How Canadians should plan for the 'work from anywhere' decision

IG Wealth Management's director of Tax & Estate Planning explains tax, coverage, and other pitfalls clients should watch out for

How Canadians should plan for the 'work from anywhere' decision

Across sectors and industries, the arrival of COVID-19 delivered a jolt that short-circuited many preconceived notions of office life. As companies accelerated their adoption of remote work tools and the requirement to show up at the office was waived, white-collar workers on all rungs of the organizational ladder have embraced the idea of telecommuting.

For many, that has meant working from home. But a growing number of Canadians are starting to think more adventurously.

“I think some people are seeing this as an opportunity to work from another province or country,” said Mariska Loeppky, CPA and director of Tax & Estate Planning at IG Wealth Management.

The reasons for people to consider work-from-anywhere setups are varied and personal. Some may simply want the change of pace or scenery that comes with going to another province or country. Others may travel to another jurisdiction in order to spend more time with loved ones, or be available to help and care for them as needed. There’s also the prospect of moving to a community where living costs are lower.

But according to Loeppky, Canadians should weigh several considerations before pushing through with a life-changing move. First among them, she said, is to ask whether their employer has any restrictions in place.

“Many employers are developing policies as to whether an employee can work from anywhere,” she said. “They may, for example, need an employee to report to work regularly, or they may feel the uncertainty surrounding travel and quarantine requirements would risk the employee’s ability to do their work.”

Taxes are another consideration. Within Canada, a company is taxed based on where they have a permanent establishment, which is defined in part by the location of an employee authorized to sign contracts on its behalf; a Manitoba-based company, for example, may unexpectedly face new tax obligations in Ontario if it were to let one such worker operate from there. If an employee is working from another country, it could also impact the employer’s obligation to withhold taxes at source and remit them to the foreign government.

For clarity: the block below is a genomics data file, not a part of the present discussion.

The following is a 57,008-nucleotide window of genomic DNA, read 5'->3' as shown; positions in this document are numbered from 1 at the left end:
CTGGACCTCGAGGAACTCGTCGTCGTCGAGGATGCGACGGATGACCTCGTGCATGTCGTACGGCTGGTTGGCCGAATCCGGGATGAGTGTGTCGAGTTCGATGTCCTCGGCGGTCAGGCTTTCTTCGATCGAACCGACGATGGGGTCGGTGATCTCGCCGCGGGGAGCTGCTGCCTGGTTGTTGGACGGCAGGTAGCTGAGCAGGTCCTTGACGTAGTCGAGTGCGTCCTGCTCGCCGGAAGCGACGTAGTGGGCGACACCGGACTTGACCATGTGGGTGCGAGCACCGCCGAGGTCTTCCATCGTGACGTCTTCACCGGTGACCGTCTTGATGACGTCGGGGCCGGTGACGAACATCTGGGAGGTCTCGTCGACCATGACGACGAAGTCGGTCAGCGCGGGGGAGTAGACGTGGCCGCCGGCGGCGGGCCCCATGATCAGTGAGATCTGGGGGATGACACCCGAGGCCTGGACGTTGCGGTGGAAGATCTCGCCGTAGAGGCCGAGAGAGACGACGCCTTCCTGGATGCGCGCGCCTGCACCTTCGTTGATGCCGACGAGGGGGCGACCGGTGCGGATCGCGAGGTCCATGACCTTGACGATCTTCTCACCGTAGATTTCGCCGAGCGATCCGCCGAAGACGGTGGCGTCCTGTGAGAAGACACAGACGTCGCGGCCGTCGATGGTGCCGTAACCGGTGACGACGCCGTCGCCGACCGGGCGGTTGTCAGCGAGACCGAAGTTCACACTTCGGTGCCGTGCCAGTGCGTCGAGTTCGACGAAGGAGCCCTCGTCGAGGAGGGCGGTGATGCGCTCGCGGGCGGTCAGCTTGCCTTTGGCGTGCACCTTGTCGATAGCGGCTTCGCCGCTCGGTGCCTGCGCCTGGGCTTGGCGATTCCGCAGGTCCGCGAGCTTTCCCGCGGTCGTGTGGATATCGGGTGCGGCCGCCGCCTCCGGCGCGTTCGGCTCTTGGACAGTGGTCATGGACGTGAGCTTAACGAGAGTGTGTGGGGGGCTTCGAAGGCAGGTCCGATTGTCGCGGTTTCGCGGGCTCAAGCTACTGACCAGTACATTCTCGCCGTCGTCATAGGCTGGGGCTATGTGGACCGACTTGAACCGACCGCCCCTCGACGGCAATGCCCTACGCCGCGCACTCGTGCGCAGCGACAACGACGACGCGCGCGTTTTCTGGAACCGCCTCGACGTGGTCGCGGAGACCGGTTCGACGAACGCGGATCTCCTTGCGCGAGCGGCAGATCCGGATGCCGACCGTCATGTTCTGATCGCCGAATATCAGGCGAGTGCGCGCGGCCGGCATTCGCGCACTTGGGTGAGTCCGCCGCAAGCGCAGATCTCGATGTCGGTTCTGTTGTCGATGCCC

In the case of advisors, there’s also the added challenge of licensing. A person may be licensed to do a certain amount or type of work within a particular province, but going to another jurisdiction within or outside Canada means finding out whether they’ll need to apply for a work permit or visa.

“Employers may also be worried about implications related to health and safety, whether their employment benefits extend there, and what employment standards laws apply in a certain location,” Loeppky added.

Even after they get their firm’s blessing to work from another jurisdiction, workers looking to work outside their employer’s provincial location must consider whether it makes sense within their own financial plan. The most immediate consideration arguably centres around their income tax obligations, which for Canadian residents is defined by numerous factors including their place of residence as of December 31st of a given year.

“The Canada Revenue Agency (CRA) also looks at a number of other factors such as the location of the individual’s spouse and dependents, where their driver’s license is registered, and where they have bank accounts,” Loeppky said.

Based on the CRA’s determination, a move outside one’s home province can have a substantial impact. Being in a higher-tax jurisdiction can lead to an individual having an additional obligation to the taxman in April, since they didn’t get enough withheld from their paycheque based on their previous lower tax rate; conversely, going to a lower-tax area could set up a positive surprise via a larger-than-expected refund.

It can get even more complicated for people who spend time abroad. According to Loeppky, those going to another country that has a tax treaty with Canada are generally able to avoid double taxation; the country where the income is sourced gets to collect tax first, and the higher tax rate between the two countries would apply. But those who spend more than 122 days in the U.S. for three straight years, or 183 days in the U.S. in a given year, may be required to report their worldwide income on a U.S. tax return, as well as file complex returns to report their non-U.S. investments.

“They also have to consider whether their existing personal health coverage extends to the other province or country they want to move to,” she said. “If their coverage in that outside region falls short, it becomes a question of what they need to be properly protected in the event of illness or worse.”

According to Loeppky, more IG Wealth Management clients than ever are thinking about uprooting themselves and possibly starting afresh elsewhere. With the arrival of the pandemic, people are changing their outlook and re-evaluating their wishes and priorities. While she fully understands and sympathizes with people’s need to pursue what matters to them, she emphasized that they should arrive at the decision with eyes open.

“Some people change their minds after becoming aware of the challenges, but we’ve found a lot of clients are deciding that now’s the right time or that it’s so important to them,” she said. “If it’s really their heart’s desire, we want to help them understand both the possibilities and the implications so that they aren’t caught off-guard later.”